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A health knowledge brokering intervention in a district of Burkina Faso: A qualitative retrospective implementation analysis.

  • Mc Sween-Cadieux, Esther1
  • Dagenais, Christian1
  • Somé, Donmozoun Télesphore2
  • Ridde, Valéry3, 4
  • 1 Department of Psychology, University of Montreal, Montreal, Quebec, Canada. , (Canada)
  • 2 Agence de Formation de Recherche et d'Expertise en Santé pour l'Afrique (AFRICSanté), Bobo-Dioulasso, Burkina Faso. , (Burkina Faso)
  • 3 French Institute for Research on Sustainable Development (IRD), CEPED (IRD-Université Paris Descartes), Universités Paris Sorbonne Cités, ERL INSERM SAGESUD, Paris, France. , (France)
  • 4 University of Montreal Public Health Research Institute (IRSPUM), Montreal, Quebec, Canada. , (Canada)
Published Article
Public Library of Science
Publication Date
Jan 01, 2019
DOI: 10.1371/journal.pone.0220105
PMID: 31349363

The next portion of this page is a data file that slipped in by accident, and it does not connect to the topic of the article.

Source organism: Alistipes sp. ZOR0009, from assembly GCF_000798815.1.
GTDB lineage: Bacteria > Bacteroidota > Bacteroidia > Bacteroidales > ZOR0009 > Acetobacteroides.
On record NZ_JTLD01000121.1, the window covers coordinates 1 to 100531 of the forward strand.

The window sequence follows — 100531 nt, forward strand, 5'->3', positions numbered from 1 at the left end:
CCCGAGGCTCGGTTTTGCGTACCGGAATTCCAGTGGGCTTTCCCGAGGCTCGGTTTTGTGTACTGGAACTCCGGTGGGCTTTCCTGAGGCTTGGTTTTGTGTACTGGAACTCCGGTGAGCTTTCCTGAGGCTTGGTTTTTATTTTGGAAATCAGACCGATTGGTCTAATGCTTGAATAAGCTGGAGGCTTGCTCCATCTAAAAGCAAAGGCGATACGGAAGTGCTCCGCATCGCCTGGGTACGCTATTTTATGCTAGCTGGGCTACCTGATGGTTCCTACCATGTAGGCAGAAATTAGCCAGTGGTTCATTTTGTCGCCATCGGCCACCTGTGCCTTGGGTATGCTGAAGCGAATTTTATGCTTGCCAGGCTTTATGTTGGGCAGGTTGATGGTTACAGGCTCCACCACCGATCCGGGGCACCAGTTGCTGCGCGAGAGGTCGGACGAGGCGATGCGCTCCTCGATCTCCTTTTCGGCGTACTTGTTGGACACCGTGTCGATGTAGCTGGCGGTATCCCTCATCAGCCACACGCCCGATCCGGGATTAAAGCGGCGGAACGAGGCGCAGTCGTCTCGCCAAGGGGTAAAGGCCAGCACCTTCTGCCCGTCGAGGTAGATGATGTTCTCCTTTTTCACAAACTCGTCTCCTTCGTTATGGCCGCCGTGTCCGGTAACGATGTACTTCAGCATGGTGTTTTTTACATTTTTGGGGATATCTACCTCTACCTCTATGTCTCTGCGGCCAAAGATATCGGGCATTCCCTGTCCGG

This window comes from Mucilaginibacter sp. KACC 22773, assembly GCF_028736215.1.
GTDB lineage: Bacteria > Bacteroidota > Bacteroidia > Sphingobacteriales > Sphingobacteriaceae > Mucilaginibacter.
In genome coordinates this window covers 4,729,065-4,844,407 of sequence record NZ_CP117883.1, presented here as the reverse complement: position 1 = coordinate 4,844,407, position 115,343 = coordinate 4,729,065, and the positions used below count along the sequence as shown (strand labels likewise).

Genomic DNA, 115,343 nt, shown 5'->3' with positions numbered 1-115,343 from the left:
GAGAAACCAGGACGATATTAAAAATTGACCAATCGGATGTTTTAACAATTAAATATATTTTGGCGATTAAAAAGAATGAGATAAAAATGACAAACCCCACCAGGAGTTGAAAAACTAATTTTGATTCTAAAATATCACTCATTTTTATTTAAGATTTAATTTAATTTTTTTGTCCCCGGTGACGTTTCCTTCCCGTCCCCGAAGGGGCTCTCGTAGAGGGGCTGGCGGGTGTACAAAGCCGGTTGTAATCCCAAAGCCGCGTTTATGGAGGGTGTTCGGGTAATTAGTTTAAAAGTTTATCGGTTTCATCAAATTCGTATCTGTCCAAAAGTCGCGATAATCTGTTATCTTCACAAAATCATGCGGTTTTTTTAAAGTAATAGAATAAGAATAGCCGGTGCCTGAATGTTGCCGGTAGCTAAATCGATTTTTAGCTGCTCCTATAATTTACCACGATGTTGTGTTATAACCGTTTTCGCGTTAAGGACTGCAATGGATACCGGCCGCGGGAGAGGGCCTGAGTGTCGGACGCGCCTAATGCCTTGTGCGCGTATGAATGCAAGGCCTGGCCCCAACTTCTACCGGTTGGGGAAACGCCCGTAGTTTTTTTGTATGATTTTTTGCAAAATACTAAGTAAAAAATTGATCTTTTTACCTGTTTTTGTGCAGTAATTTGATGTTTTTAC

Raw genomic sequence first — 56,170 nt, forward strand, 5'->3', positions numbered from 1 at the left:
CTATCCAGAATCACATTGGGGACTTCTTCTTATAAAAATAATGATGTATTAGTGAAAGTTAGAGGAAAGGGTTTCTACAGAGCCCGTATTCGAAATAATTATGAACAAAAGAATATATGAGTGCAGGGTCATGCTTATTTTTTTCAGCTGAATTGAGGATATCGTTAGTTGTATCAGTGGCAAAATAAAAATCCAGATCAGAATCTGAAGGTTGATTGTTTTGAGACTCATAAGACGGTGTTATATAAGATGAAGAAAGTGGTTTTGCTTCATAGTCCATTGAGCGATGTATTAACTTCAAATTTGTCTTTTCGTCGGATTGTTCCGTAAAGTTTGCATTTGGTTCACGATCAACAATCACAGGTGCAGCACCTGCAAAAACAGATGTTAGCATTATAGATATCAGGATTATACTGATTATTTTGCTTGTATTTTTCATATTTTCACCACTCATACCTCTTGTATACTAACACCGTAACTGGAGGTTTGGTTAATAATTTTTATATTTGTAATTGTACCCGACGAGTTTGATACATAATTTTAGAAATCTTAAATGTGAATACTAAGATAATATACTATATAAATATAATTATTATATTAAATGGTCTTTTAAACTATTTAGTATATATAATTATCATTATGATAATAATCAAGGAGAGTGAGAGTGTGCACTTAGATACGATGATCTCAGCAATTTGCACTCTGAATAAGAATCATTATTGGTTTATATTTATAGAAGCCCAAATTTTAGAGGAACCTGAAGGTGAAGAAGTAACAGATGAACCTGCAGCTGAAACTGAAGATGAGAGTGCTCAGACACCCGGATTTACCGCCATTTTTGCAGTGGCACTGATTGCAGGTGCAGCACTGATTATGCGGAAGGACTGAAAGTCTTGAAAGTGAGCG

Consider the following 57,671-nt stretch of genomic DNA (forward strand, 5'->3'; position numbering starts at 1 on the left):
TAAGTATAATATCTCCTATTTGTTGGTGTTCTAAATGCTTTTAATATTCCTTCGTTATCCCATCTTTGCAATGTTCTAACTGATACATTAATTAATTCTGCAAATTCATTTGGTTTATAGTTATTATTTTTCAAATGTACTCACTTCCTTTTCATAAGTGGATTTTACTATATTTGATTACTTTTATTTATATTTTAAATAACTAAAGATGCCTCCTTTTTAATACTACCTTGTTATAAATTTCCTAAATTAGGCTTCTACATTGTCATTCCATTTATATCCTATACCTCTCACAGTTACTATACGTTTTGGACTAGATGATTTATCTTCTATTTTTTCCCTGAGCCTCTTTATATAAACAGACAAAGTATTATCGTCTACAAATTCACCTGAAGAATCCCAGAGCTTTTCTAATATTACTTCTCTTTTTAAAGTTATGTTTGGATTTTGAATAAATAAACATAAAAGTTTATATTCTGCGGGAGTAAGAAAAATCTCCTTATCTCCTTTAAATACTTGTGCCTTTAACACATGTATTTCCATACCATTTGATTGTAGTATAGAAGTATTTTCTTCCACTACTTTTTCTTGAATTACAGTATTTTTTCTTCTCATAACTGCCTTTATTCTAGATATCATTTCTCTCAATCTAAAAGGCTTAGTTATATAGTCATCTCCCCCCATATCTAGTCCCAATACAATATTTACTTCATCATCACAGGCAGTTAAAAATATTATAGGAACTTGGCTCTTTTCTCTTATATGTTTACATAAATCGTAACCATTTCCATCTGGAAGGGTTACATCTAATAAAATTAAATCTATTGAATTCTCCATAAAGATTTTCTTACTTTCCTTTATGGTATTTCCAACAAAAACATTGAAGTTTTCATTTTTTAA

A knowledge brokering (KB) intervention was implemented in Burkina Faso. By creating partnerships with health system actors in one district, the broker was expected to assess their knowledge needs, survey the literature to provide the most recent research evidence, produce various knowledge translation tools, and support them in using research to improve their actions. The purpose of this study was to analyze the key factors that influenced the KB project and to make recommendations for future initiatives. The qualitative design involved a single case study in which the KB intervention implementation was evaluated retrospectively. Data came from interviews with the intervention team (n = 4) and with various actors involved in the intervention (n = 16). Data from formative evaluations conducted during the KB implementation and observation data from a two-month field mission were also used. Two conceptual frameworks were combined to guide the analysis: the Consolidated Framework for Implementation Research (Damschroder et al., 2009) and the Ecological Framework (Durlak & DuPre, 2008). Various KB activities were conducted during the first two years of implementation at the local level. The project came to an early end following vain efforts to relocate the intervention at the central level in order to further influence the policy process. Certain shortcomings in the implementation team negatively influenced the implementation: inadequate leadership, no shared vision regarding the reorientation of the intervention, challenges related to the KB role, and lack of frank communications internally. Other impediments to the intervention's deployment included local actors' lack of decision-making authority, the unavailability of resources and of organizational incentives for involvement in the KB intervention, and contextual challenges in accessing the central level. However, the KB strategy presented several strengths: collaborative development, support provided to local partners by the broker, and training opportunities and support provided to the broker. More attention must be paid to intervention planning, partners' engagement, human, financial and technical resources availability, continuous development of skills and of communications within the KB team, and periodic assessment of potential obstacles related to the complexity of the system within which the intervention has been implemented. Using implementation science frameworks when developing KB strategies in the West African context should be promoted.

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